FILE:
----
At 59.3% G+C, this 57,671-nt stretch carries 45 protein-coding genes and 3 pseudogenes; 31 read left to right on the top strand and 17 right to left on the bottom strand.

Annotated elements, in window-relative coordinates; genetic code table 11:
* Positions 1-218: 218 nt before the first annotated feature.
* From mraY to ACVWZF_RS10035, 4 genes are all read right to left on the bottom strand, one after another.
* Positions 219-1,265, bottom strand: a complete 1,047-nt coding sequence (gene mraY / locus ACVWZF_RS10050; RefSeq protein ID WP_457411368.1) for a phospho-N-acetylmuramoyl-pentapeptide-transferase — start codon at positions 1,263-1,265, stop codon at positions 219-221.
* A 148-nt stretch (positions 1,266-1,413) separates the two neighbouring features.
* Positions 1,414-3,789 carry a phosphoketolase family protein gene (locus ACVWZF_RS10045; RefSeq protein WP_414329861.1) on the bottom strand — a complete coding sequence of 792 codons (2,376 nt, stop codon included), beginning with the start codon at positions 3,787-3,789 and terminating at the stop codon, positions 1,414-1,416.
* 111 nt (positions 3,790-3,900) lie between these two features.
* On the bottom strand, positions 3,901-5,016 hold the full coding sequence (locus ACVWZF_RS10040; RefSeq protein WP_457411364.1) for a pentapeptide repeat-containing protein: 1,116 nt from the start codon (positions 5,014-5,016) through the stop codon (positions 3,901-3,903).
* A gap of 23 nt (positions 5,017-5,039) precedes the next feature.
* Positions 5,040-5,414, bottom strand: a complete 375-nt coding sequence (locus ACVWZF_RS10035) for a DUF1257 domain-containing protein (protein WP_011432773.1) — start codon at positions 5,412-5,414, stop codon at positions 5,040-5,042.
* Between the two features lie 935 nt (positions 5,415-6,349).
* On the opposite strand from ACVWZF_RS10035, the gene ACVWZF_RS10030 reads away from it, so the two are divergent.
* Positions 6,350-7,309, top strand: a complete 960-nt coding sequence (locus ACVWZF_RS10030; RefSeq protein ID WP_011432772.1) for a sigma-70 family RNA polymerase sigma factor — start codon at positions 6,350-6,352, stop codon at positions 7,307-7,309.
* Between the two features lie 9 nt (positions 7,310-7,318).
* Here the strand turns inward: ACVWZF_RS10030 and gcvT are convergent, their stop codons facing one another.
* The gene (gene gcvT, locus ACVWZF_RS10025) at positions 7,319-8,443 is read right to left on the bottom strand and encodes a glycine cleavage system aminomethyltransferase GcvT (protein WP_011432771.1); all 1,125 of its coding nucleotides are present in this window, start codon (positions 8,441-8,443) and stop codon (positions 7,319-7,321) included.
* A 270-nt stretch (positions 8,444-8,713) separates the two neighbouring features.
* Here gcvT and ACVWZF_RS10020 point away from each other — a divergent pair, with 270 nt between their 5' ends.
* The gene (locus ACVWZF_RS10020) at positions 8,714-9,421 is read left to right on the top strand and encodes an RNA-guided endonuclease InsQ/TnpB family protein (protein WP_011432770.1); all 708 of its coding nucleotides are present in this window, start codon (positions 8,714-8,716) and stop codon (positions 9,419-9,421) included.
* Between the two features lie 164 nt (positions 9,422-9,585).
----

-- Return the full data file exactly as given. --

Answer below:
At 59.3% G+C, this 57,671-nt stretch carries 45 protein-coding genes and 3 pseudogenes; 31 read left to right on the top strand and 17 right to left on the bottom strand.

Annotated elements, in window-relative coordinates; genetic code table 11:
* Positions 1-218: 218 nt before the first annotated feature.
* From mraY to ACVWZF_RS10035, 4 genes are all read right to left on the bottom strand, one after another.
* Positions 219-1,265, bottom strand: a complete 1,047-nt coding sequence (gene mraY / locus ACVWZF_RS10050; RefSeq protein ID WP_457411368.1) for a phospho-N-acetylmuramoyl-pentapeptide-transferase — start codon at positions 1,263-1,265, stop codon at positions 219-221.
* A 148-nt stretch (positions 1,266-1,413) separates the two neighbouring features.
* Positions 1,414-3,789 carry a phosphoketolase family protein gene (locus ACVWZF_RS10045; RefSeq protein WP_414329861.1) on the bottom strand — a complete coding sequence of 792 codons (2,376 nt, stop codon included), beginning with the start codon at positions 3,787-3,789 and terminating at the stop codon, positions 1,414-1,416.
* 111 nt (positions 3,790-3,900) lie between these two features.
* On the bottom strand, positions 3,901-5,016 hold the full coding sequence (locus ACVWZF_RS10040; RefSeq protein WP_457411364.1) for a pentapeptide repeat-containing protein: 1,116 nt from the start codon (positions 5,014-5,016) through the stop codon (positions 3,901-3,903).
* A gap of 23 nt (positions 5,017-5,039) precedes the next feature.
* Positions 5,040-5,414, bottom strand: a complete 375-nt coding sequence (locus ACVWZF_RS10035) for a DUF1257 domain-containing protein (protein WP_011432773.1) — start codon at positions 5,412-5,414, stop codon at positions 5,040-5,042.
* Between the two features lie 935 nt (positions 5,415-6,349).
* On the opposite strand from ACVWZF_RS10035, the gene ACVWZF_RS10030 reads away from it, so the two are divergent.
* Positions 6,350-7,309, top strand: a complete 960-nt coding sequence (locus ACVWZF_RS10030; RefSeq protein ID WP_011432772.1) for a sigma-70 family RNA polymerase sigma factor — start codon at positions 6,350-6,352, stop codon at positions 7,307-7,309.
* Between the two features lie 9 nt (positions 7,310-7,318).
* Here the strand turns inward: ACVWZF_RS10030 and gcvT are convergent, their stop codons facing one another.
* The gene (gene gcvT, locus ACVWZF_RS10025) at positions 7,319-8,443 is read right to left on the bottom strand and encodes a glycine cleavage system aminomethyltransferase GcvT (protein WP_011432771.1); all 1,125 of its coding nucleotides are present in this window, start codon (positions 8,441-8,443) and stop codon (positions 7,319-7,321) included.
* A 270-nt stretch (positions 8,444-8,713) separates the two neighbouring features.
* Here gcvT and ACVWZF_RS10020 point away from each other — a divergent pair, with 270 nt between their 5' ends.
* The gene (locus ACVWZF_RS10020) at positions 8,714-9,421 is read left to right on the top strand and encodes an RNA-guided endonuclease InsQ/TnpB family protein (protein WP_011432770.1); all 708 of its coding nucleotides are present in this window, start codon (positions 8,714-8,716) and stop codon (positions 9,419-9,421) included.
* Between the two features lie 164 nt (positions 9,422-9,585).